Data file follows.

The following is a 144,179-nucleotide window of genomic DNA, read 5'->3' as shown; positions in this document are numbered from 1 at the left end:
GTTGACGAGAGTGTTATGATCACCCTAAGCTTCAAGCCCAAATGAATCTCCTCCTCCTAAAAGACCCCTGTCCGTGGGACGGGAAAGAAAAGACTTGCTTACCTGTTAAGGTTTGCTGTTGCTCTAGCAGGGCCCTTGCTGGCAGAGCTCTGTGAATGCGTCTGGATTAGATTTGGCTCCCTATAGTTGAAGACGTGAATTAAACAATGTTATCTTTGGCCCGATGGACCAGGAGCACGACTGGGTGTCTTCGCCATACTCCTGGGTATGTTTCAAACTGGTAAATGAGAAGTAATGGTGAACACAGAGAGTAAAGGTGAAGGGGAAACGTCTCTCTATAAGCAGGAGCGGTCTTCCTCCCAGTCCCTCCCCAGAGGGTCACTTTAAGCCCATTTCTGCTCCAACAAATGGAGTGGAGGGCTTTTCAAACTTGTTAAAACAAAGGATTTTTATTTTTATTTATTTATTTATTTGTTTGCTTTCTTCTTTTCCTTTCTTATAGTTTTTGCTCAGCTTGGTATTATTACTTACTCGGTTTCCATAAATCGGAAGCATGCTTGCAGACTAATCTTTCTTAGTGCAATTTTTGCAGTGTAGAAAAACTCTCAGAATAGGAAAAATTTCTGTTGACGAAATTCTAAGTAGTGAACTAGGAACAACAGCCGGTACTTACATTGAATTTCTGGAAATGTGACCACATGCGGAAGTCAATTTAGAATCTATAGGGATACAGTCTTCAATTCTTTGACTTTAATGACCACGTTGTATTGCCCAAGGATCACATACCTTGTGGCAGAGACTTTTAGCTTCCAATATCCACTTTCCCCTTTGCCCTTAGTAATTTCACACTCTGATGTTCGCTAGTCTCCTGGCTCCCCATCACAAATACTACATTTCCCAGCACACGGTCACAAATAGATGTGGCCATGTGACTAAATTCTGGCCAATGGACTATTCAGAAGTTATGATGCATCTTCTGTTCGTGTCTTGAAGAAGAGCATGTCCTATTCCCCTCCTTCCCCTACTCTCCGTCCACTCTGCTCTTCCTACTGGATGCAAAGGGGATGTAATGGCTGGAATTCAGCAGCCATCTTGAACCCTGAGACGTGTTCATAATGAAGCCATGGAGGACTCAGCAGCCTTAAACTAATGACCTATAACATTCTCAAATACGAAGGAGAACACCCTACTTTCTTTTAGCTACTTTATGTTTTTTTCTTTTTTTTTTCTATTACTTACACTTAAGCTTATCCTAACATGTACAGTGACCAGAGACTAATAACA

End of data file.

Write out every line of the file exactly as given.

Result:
The following is a 144,179-nucleotide window of genomic DNA, read 5'->3' as shown; positions in this document are numbered from 1 at the left end:
GTTGACGAGAGTGTTATGATCACCCTAAGCTTCAAGCCCAAATGAATCTCCTCCTCCTAAAAGACCCCTGTCCGTGGGACGGGAAAGAAAAGACTTGCTTACCTGTTAAGGTTTGCTGTTGCTCTAGCAGGGCCCTTGCTGGCAGAGCTCTGTGAATGCGTCTGGATTAGATTTGGCTCCCTATAGTTGAAGACGTGAATTAAACAATGTTATCTTTGGCCCGATGGACCAGGAGCACGACTGGGTGTCTTCGCCATACTCCTGGGTATGTTTCAAACTGGTAAATGAGAAGTAATGGTGAACACAGAGAGTAAAGGTGAAGGGGAAACGTCTCTCTATAAGCAGGAGCGGTCTTCCTCCCAGTCCCTCCCCAGAGGGTCACTTTAAGCCCATTTCTGCTCCAACAAATGGAGTGGAGGGCTTTTCAAACTTGTTAAAACAAAGGATTTTTATTTTTATTTATTTATTTATTTGTTTGCTTTCTTCTTTTCCTTTCTTATAGTTTTTGCTCAGCTTGGTATTATTACTTACTCGGTTTCCATAAATCGGAAGCATGCTTGCAGACTAATCTTTCTTAGTGCAATTTTTGCAGTGTAGAAAAACTCTCAGAATAGGAAAAATTTCTGTTGACGAAATTCTAAGTAGTGAACTAGGAACAACAGCCGGTACTTACATTGAATTTCTGGAAATGTGACCACATGCGGAAGTCAATTTAGAATCTATAGGGATACAGTCTTCAATTCTTTGACTTTAATGACCACGTTGTATTGCCCAAGGATCACATACCTTGTGGCAGAGACTTTTAGCTTCCAATATCCACTTTCCCCTTTGCCCTTAGTAATTTCACACTCTGATGTTCGCTAGTCTCCTGGCTCCCCATCACAAATACTACATTTCCCAGCACACGGTCACAAATAGATGTGGCCATGTGACTAAATTCTGGCCAATGGACTATTCAGAAGTTATGATGCATCTTCTGTTCGTGTCTTGAAGAAGAGCATGTCCTATTCCCCTCCTTCCCCTACTCTCCGTCCACTCTGCTCTTCCTACTGGATGCAAAGGGGATGTAATGGCTGGAATTCAGCAGCCATCTTGAACCCTGAGACGTGTTCATAATGAAGCCATGGAGGACTCAGCAGCCTTAAACTAATGACCTATAACATTCTCAAATACGAAGGAGAACACCCTACTTTCTTTTAGCTACTTTATGTTTTTTTCTTTTTTTTTTCTATTACTTACACTTAAGCTTATCCTAACATGTACAGTGACCAGAGACTAATAACA